Written byShalini Ojha
On Monday, Syed Ali Shah Geelani, the most known face of Kashmir's separatist politics, quit Hurriyat Conference, an umbrella body of separatist parties formed in 1993.
The 90-year-old politician, blamed for bloodshed and militancy in the Valley, said the "current state" of the forum prompted him to take the decision.
He was reportedly unhappy with the "rebellion against leadership" by cadres.
Born in 1929, Geelani has been responsible for fanning anti-India sentiments in Kashmir. He has called for numerous shutdowns in Kashmir in response to the death of militants, at the hands of security agencies, and the demise of civilians.
He won legislative assembly elections from Sopore three times — in 1972, 1977, and 1987.
Geelani has been mostly under house arrest since 2010.
The hardline separatist leader has never been a fan of India's democratic processes and in 2015 openly declared he was not "an Indian by birth," after mentioning nationality as "Indian" in his passport application. Geelani said it was a "compulsion".
Reacting to this, BJP's Jitendra Singh had said these separatist sentiments won't be tolerated.
"Kashmir is an integral part of India," Singh had underlined.
In fact, the mainstream politicians of Kashmir have also chided Geelani numerous times. In 2017, when National Conference's patriarch Farooq Abdullah said Azadi is not an option for land-locked Kashmir and those demanding it are wrong, Geelani denounced him as a "power-hungry" politician.
"It is an irony that these politicians are still following their politics based on betrayal and deceit," Geelani had said.
Responding to this, Farooq's son Omar asked Geelani why he didn't react when Pakistan's Prime Minister Shahid Khaqan Abbasi made a similar statement.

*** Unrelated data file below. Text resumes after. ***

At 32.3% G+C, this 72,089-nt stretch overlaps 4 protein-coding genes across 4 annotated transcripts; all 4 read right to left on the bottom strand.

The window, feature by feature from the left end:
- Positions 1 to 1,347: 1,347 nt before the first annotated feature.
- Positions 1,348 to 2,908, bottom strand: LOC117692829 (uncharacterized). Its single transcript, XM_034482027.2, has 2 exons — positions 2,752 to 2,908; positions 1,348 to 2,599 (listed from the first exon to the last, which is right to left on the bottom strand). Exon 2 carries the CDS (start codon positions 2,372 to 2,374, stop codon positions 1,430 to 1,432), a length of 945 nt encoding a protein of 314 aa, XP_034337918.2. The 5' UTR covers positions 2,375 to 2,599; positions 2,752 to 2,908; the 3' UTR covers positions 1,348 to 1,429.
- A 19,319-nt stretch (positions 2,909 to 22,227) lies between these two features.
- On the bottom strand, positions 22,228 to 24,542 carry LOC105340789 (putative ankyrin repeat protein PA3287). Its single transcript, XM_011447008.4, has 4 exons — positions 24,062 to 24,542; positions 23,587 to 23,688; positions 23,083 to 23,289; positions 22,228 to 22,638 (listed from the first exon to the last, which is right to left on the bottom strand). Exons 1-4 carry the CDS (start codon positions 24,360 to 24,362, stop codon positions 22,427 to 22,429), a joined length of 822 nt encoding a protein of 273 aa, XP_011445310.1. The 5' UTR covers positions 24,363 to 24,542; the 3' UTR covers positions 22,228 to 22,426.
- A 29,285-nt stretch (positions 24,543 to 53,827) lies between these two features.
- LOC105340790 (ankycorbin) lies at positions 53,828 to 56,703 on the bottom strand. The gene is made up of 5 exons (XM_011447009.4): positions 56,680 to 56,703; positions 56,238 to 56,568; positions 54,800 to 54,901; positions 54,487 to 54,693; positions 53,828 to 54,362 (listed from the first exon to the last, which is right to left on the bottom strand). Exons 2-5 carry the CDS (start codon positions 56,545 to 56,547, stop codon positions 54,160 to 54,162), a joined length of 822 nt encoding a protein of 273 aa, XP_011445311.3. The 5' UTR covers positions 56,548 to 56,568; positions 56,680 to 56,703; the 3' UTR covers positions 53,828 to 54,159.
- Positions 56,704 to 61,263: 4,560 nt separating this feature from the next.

"Can Geelani show me his reaction to Pakistan Prime Minister, who has repeated many times recently that Azadi is not an option for Kashmir. Hypocrisy is a Geelani trait," Omar had tweeted and reminded Geelani of his father's political career.
Geelani's resignation from the outfit marks a major development in Kashmir's politics.
Interestingly, his decision could have stemmed from the criticism he received from groups in Pakistan for not being able to respond "adequately" to Centre's Article 370 move.
In August 2019, the BJP-led government revoked the contentious Article, which rewarded special status to Jammu and Kashmir; and split it into two Union Territories.
In an audio message, Geelani said he has sent a detailed letter to all constituents of the forum. From now, Geelani said, he won't be answerable to questions related to the forum's conduct.
He is learned to have slammed Hurriyat in the letter over its "cold response" to the Article 370 decision.
Geelani claimed he reached out to the body, but to no avail.
Geelani's letter implies that he was upset with Hurriyat for not deciding on the "next course of action" despite multiple reminders.
"The lack of discipline and other shortcomings were ignored and you did not allow a robust accountability system to be established over the years but today, you have crossed all limits and indulged in rebellion against the leadership," he wrote in the letter.
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